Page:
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HTML5 gaming business models. Why a single fee license isn't the only way.
by Przemyslaw Szczepaniak on 12/27/13 07:03:00 am   Expert Blogs   Featured Blogs

The following blog post, unless otherwise noted, was written by a member of Gamasutra’s community.
The thoughts and opinions expressed are those of the writer and not Gamasutra or its parent company.

 

It has been about 3 years since HTML5 gaming gained interest of developers and publishers as a new gaming platform. I wrote a few entries about the monetization of mobile HTML5 games in the past, and in one of them I described our experiences with mobile advertising based monetization. But I have never before commented on one of the most known models - single fee license.

Why this model isn't the only way to develop your HTML5 gaming business

When HTML5 gaming was very young, the most common business model was to license games on a single fee basis. It worked practically the same way as it did for the Flash gaming market. But let's think about it. Did this model really let developers achieve a stable income and development of their business? It is possible that some of the developers used this model as their main source of income, but in my point of view it is unlikely to bring the expected growth. Why is that?

Almost 3 years ago, prices for some HTML5 game licenses could reach even a few thousand dollars (even for the simplest games). This amount sounds unbelievably high comparing to today's standards. In the past, market was in the stage of early development and there wasn't very many developers and publishers. The saturation of the market wasn't as high as it is now. Since the market has grown, there has been a large push for development and more games have been created. Today's license per simple games varies around 250 to 500 dollars.

Many simple HTML5 mobile games are made quickly just to be sold quickly. This affects the quality of content and pricing itself. So here is the danger. Creating low quality graphics and engines by making a ton of simple and quickly made games produces products considered to be cheap overall. This way the market creates new standards. This is risky in my opinion because other simple games which are made with higher effort and quality can also be viewed as cheap games.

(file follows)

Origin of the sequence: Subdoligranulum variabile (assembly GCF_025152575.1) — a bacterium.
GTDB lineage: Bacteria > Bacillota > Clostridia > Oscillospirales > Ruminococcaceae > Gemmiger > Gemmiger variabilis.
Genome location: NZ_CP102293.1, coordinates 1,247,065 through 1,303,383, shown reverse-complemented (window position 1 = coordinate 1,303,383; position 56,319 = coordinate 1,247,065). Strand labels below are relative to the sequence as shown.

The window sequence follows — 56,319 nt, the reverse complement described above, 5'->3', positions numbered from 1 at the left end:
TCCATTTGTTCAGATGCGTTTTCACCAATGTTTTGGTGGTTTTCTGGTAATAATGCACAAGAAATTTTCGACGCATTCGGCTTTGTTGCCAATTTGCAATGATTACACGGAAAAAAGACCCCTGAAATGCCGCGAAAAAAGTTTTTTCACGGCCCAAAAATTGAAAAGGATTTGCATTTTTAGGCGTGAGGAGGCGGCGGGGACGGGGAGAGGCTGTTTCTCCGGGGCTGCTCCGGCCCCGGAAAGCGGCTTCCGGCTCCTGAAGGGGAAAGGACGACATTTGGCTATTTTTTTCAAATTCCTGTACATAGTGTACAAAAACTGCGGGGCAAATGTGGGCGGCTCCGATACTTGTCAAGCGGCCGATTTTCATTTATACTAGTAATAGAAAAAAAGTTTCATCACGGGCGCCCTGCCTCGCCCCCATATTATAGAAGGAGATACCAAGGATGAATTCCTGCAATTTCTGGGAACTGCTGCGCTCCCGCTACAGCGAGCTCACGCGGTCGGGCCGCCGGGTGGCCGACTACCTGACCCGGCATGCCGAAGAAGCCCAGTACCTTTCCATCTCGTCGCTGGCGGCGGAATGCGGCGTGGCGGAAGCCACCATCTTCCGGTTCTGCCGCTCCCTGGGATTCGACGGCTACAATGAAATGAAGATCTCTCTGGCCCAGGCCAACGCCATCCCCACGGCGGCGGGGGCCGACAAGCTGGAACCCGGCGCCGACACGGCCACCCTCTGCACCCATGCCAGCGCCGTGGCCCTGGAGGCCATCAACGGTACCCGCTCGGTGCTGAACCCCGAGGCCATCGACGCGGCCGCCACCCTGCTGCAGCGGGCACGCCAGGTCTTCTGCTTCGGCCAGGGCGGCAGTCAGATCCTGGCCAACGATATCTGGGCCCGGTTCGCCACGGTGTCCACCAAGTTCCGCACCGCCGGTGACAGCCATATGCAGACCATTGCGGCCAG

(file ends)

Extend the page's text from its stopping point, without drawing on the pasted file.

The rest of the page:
And here is another argument why I think that single fee licensing isn't the only way. There are also developers who don't use simple ways to build games, and they wouldn't agree to sell the game license cheaper than it costed them to develop their product. In such cases, developers prefer to find stable income rather than a one time fee without long term partnerships and revenues. Why? Because it is important to know the quality of your product. You should find the best way to monetize your products and have a passive consistent income to develop your gaming business further.

Imagine if you keep selling simple, cheap games all the time, and all of a sudden the licensing market becomes saturated to the point that a single fee license becomes insufficient for you to keep your business going. What do you do then? Do you have a plan to change your model of cooperation with publishers? Did you change your games the way they would fit new standards and business solutions? Think about it.